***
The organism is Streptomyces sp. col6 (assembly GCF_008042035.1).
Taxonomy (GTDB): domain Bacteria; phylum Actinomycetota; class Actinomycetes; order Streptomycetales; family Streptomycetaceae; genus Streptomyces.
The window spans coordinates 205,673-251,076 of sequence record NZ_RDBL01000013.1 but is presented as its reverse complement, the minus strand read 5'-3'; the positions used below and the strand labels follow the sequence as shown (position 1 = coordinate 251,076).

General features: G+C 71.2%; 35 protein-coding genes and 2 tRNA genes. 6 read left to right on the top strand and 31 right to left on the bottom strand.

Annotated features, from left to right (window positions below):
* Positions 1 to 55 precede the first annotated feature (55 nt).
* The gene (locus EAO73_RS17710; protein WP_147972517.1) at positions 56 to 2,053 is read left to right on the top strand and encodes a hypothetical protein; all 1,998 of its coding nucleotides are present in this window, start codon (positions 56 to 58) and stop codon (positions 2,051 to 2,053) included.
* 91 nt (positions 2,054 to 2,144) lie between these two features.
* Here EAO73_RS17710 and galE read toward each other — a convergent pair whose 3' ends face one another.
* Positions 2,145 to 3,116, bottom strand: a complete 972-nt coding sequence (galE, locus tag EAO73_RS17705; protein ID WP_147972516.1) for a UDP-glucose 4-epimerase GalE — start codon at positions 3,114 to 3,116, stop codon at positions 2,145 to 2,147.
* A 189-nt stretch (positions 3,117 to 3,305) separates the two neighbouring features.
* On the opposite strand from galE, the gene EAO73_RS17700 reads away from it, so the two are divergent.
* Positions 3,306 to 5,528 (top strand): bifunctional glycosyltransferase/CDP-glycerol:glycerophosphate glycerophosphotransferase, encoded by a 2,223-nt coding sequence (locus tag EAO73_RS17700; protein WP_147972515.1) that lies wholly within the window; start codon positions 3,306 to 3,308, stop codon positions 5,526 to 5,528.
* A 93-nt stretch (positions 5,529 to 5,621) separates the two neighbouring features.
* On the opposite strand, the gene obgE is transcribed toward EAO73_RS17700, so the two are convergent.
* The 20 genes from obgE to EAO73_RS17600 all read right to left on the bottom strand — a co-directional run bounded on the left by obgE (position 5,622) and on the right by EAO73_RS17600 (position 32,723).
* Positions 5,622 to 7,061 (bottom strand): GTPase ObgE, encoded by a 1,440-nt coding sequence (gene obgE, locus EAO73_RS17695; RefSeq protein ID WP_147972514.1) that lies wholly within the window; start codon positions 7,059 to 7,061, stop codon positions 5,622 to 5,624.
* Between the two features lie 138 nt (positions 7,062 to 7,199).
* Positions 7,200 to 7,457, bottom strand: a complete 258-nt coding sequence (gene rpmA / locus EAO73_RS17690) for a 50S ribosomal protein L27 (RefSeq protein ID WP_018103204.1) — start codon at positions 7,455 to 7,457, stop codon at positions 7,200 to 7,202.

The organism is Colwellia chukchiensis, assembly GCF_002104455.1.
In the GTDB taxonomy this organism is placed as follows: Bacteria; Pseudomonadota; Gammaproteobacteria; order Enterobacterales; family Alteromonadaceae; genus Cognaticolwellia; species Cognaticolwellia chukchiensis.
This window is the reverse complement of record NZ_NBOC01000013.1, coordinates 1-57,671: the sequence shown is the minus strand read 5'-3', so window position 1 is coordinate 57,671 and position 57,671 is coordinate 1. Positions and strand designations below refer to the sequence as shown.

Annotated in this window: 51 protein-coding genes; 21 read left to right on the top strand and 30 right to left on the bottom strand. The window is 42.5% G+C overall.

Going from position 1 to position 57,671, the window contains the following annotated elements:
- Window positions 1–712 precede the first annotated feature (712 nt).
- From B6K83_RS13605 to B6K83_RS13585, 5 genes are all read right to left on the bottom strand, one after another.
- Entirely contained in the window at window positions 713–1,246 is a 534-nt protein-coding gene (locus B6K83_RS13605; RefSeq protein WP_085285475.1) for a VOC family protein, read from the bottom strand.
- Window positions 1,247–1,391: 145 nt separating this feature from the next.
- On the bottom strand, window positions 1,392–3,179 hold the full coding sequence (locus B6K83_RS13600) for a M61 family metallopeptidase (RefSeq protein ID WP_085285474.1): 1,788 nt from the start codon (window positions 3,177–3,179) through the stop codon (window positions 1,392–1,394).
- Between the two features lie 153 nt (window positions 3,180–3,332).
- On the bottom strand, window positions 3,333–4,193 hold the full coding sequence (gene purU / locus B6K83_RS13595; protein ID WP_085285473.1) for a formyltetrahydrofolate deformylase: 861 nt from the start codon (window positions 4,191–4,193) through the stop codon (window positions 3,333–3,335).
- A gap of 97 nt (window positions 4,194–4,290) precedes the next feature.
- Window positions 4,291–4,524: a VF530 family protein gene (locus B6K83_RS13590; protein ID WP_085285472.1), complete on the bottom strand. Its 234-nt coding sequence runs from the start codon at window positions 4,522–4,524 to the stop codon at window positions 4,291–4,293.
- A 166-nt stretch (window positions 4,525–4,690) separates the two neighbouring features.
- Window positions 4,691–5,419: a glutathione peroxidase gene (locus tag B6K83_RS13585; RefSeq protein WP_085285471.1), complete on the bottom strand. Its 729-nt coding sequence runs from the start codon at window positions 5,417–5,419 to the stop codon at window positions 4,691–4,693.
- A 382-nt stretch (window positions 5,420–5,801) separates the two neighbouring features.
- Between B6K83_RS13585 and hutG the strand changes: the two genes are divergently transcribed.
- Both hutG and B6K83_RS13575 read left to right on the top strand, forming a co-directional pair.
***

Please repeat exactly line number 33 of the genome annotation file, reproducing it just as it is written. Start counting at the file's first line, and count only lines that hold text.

- Window positions 4,291–4,524: a VF530 family protein gene (locus B6K83_RS13590; protein ID WP_085285472.1), complete on the bottom strand. Its 234-nt coding sequence runs from the start codon at window positions 4,522–4,524 to the stop codon at window positions 4,291–4,293.